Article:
The conservative or dissipative schemes presented in the previous chapters were all nonlinearly implicit with respect to the numerical solution at the next time step. Although they had their own beauty and superiority in that they keep the desired dissipation or conservation property, the nonlinearity becomes more di±cult as the sizes of the target problems increase. One way of surviving this is to look for a better nonlinear solver. In fact, recently many practical solutions for large scale nonlinear equations have been devised. See Chapter 7 on this topic. Another practical compromise for this di±culty is to consider linearly im-

plicit versions of the dissipative or conservative schemes. Linearly implicit schemes are still implicit but linear with respect to the numerical solution at the next time step (recall Table 1.1 in Chapter 1). Obviously they are far cheaper than the nonlinearly implicit schemes. However, they generally lose the desired dissipation or conservation property in strict sense of the word; rather they hold in some more generalized senses, as will be described below. We have already seen the basics of constructing linearly implicit schemes in

Chapter 1, but let us review them again with a new example. Let us consider the cubic nonlinear SchrÄodinger equation (NLS):

i @u

@t = ¡uxx ¡ °juj2u; ° 2 R; (6.1)

u(j)(t; 0) = u(j)(t; L); j = 0; 1; 2: (6.2)

As to the NLS, we have already presented a conservative scheme in Chapter 4, which was nonlinearly implicit with respect to Uk(m+1). In order to obtain a linearly implicit scheme, it is essential to understand

the mechanism of how the nonlinearity in the energy is passed down to the equation through the variation calculation. In the cubic NLS equation, the nonlinear term juj4 in the local energy:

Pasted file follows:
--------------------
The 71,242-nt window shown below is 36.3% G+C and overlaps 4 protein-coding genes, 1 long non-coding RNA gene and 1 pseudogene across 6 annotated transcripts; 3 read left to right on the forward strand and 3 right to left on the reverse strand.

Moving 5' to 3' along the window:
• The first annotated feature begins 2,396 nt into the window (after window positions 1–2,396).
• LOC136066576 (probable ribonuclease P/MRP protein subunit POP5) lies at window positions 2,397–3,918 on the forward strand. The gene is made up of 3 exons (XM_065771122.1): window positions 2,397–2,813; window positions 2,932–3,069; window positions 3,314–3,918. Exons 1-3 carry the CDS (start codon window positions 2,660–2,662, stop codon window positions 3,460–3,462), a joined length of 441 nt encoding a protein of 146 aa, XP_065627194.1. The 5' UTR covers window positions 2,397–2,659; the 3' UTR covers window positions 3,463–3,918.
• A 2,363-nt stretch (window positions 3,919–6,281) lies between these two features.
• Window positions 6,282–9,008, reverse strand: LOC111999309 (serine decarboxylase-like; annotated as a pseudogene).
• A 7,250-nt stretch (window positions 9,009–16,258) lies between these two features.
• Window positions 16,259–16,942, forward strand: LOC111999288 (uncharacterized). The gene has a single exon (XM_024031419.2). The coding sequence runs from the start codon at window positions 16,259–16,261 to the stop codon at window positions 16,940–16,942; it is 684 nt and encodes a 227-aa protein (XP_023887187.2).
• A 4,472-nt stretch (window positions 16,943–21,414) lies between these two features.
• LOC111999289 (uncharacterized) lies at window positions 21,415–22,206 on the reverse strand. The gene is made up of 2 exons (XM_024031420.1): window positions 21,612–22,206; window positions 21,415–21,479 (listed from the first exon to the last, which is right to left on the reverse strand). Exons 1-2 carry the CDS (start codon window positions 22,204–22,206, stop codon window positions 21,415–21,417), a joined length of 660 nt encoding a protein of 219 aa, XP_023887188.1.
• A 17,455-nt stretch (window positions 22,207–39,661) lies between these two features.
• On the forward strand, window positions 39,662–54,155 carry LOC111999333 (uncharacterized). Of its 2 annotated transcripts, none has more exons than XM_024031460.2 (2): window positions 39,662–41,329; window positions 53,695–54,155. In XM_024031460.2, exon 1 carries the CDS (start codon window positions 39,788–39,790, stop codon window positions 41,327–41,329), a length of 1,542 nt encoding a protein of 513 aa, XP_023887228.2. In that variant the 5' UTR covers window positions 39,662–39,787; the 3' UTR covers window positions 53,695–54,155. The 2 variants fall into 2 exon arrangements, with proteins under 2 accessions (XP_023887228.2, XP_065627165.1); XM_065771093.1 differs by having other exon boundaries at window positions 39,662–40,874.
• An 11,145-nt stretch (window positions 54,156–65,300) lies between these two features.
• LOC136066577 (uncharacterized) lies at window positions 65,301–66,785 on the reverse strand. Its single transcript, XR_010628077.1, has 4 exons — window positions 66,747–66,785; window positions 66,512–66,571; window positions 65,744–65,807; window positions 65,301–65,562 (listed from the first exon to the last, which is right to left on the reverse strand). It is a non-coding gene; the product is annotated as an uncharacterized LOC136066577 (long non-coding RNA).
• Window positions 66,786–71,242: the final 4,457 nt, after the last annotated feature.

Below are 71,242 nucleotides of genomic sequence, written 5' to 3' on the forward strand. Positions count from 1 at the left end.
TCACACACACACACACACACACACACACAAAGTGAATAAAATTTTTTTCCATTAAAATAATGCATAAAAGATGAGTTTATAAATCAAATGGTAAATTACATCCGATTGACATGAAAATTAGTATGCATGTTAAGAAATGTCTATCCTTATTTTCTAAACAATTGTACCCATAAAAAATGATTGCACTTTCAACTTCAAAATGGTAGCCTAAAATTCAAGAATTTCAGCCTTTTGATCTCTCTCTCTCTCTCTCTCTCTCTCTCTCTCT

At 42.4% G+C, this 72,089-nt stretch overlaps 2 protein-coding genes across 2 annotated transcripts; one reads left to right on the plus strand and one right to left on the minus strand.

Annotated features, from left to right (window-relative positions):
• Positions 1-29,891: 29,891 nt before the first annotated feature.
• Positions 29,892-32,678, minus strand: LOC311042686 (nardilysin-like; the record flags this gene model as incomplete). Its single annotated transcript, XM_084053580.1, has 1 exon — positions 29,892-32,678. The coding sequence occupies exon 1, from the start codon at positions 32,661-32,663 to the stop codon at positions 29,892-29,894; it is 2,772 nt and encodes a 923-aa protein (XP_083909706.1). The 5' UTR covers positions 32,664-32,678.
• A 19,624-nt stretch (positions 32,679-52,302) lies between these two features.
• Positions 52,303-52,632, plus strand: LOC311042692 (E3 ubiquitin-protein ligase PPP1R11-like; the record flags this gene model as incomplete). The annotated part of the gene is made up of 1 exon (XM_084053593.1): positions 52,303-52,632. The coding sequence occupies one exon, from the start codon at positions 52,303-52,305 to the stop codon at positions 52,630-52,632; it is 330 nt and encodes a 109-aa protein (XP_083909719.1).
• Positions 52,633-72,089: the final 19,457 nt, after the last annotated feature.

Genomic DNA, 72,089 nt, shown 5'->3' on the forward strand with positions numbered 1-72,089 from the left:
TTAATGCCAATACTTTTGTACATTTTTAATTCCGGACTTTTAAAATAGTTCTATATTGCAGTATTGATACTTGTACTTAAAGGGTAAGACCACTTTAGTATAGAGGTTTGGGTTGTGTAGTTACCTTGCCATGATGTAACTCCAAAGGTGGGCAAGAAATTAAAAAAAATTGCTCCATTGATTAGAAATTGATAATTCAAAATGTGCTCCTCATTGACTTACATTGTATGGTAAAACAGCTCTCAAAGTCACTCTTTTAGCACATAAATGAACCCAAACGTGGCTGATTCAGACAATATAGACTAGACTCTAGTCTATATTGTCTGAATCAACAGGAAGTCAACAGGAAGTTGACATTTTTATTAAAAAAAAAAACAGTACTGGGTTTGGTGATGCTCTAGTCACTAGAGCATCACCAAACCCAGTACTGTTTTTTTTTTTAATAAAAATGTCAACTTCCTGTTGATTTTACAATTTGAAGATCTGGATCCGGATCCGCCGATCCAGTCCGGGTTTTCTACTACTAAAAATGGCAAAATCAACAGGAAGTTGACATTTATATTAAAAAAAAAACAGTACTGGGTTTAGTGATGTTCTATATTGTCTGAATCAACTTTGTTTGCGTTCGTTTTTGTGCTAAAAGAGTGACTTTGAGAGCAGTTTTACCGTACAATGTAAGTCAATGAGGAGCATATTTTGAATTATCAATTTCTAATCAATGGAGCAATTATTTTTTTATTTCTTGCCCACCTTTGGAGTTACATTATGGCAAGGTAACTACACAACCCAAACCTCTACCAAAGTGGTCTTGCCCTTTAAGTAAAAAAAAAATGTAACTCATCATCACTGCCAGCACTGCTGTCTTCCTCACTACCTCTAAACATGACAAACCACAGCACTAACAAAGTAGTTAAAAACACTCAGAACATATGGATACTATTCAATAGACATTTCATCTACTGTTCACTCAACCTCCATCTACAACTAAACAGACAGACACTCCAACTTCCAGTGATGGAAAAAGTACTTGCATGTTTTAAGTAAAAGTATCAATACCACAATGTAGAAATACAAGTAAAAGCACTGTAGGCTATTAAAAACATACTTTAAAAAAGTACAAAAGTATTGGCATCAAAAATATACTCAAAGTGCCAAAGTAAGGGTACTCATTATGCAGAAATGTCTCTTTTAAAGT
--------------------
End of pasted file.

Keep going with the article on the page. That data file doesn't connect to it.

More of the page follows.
G(u; ux) = ¡juxj2 + °2 juj 4 (6.3)

is the source of the nonlinear term juj2u in the resulting equation (6.1). In general, the power in the nonlinear term in the energy is always one higher than that in the resulting nonlinear term. Hence we easily come to the conclusion that if we want the resulting scheme to be linear, we must restrict our discrete energy function to be quadratic, at most. In the cubic NLS, for example, this can be accomplished by breaking down jUk(m)j4 to jUk(m+1)j2jUk(m)j2, with the aid of Uk(m) (i.e., we make the energy function multistep). Its discrete variation calculation becomes

jUk(m)j2 Ã Uk

!³ Uk

(m+1) ¡ Uk(m¡1) ´

+ jUk(m)j2 Ã Uk

!³ Uk

(m+1) ¡ Uk(m¡1) ´ : (6.4)

Now jUk(m)j2(Uk(m+1) + Uk(m¡1))=2, which is the approximation of juj2u, is successfully linear with regard to the unknown variable Uk(m+1). Including the other terms as well, we can now construct a linearly implicit

scheme for the cubic NLS equation as follows. We de¯ne a multistep discrete local energy by

Gd;k(U (m+1);U (m)) d´

¡ ° 2 jUk(m+1)j2jUk(m)j2; (6.5)

and accordingly the discrete global energy by

Jd(U (m+1);U (m)) d´

00Gd;k(U (m+1);U (m))¢x: (6.6)

Uk = UkmodN : (6.7)

Taking its variation we have NX k=0

00Gd;k(U (m+1);U (m))¡Gd;k(U (m);U (m¡1))¢x =


±(U (m+1);U (m);U (m¡1))k

+ ±Gd

±(U (m+1);U (m);U (m¡1))k

2 ; (6.8)

where ±Gd

±(U (m+1);U (m);U (m¡1))k

= ¡1 2 ± h2i k (Uk

(m+1) + Uk(m¡1))¡ °2 jUk (m)j2(Uk(m+1) + Uk(m¡1)); (6.9)


±(U (m+1);U (m);U (m¡1))k =


±(U (m+1);U (m);U (m¡1))k (6.10)

are \three points discrete variational derivatives," which have been already introduced in Section 3.5. With them we can now de¯ne a linearly implicit ¯nite di®erence scheme as


à Uk

(m+1) ¡ Uk(m¡1) 2¢t